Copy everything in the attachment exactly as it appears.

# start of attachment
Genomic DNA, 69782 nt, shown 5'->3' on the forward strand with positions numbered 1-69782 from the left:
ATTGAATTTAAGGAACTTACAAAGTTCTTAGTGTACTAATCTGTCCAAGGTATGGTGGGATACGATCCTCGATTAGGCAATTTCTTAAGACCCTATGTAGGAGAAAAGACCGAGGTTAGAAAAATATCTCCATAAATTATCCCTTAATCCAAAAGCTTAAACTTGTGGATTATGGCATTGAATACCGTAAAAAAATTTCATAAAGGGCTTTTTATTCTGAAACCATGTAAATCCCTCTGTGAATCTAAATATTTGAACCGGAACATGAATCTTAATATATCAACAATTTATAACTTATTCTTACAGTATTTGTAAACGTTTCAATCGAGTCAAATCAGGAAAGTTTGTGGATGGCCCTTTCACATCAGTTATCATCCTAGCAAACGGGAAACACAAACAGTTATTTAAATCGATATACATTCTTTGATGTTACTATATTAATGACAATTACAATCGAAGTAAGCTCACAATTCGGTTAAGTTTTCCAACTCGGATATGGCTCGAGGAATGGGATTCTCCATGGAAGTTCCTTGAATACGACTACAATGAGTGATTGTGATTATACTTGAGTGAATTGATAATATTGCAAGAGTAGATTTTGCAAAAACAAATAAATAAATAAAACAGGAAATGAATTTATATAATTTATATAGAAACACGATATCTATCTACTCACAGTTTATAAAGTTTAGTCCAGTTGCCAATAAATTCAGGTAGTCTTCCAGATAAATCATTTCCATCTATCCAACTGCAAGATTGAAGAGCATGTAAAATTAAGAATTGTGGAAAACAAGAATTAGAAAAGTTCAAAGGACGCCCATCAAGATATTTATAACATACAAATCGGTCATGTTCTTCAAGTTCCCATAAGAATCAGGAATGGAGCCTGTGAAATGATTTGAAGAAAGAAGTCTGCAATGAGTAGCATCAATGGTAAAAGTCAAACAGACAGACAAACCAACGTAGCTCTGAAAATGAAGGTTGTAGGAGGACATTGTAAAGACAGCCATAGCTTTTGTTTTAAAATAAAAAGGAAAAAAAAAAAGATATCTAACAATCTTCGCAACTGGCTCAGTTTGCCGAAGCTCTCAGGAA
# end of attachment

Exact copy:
Genomic DNA, 69782 nt, shown 5'->3' on the forward strand with positions numbered 1-69782 from the left:
ATTGAATTTAAGGAACTTACAAAGTTCTTAGTGTACTAATCTGTCCAAGGTATGGTGGGATACGATCCTCGATTAGGCAATTTCTTAAGACCCTATGTAGGAGAAAAGACCGAGGTTAGAAAAATATCTCCATAAATTATCCCTTAATCCAAAAGCTTAAACTTGTGGATTATGGCATTGAATACCGTAAAAAAATTTCATAAAGGGCTTTTTATTCTGAAACCATGTAAATCCCTCTGTGAATCTAAATATTTGAACCGGAACATGAATCTTAATATATCAACAATTTATAACTTATTCTTACAGTATTTGTAAACGTTTCAATCGAGTCAAATCAGGAAAGTTTGTGGATGGCCCTTTCACATCAGTTATCATCCTAGCAAACGGGAAACACAAACAGTTATTTAAATCGATATACATTCTTTGATGTTACTATATTAATGACAATTACAATCGAAGTAAGCTCACAATTCGGTTAAGTTTTCCAACTCGGATATGGCTCGAGGAATGGGATTCTCCATGGAAGTTCCTTGAATACGACTACAATGAGTGATTGTGATTATACTTGAGTGAATTGATAATATTGCAAGAGTAGATTTTGCAAAAACAAATAAATAAATAAAACAGGAAATGAATTTATATAATTTATATAGAAACACGATATCTATCTACTCACAGTTTATAAAGTTTAGTCCAGTTGCCAATAAATTCAGGTAGTCTTCCAGATAAATCATTTCCATCTATCCAACTGCAAGATTGAAGAGCATGTAAAATTAAGAATTGTGGAAAACAAGAATTAGAAAAGTTCAAAGGACGCCCATCAAGATATTTATAACATACAAATCGGTCATGTTCTTCAAGTTCCCATAAGAATCAGGAATGGAGCCTGTGAAATGATTTGAAGAAAGAAGTCTGCAATGAGTAGCATCAATGGTAAAAGTCAAACAGACAGACAAACCAACGTAGCTCTGAAAATGAAGGTTGTAGGAGGACATTGTAAAGACAGCCATAGCTTTTGTTTTAAAATAAAAAGGAAAAAAAAAAAGATATCTAACAATCTTCGCAACTGGCTCAGTTTGCCGAAGCTCTCAGGAA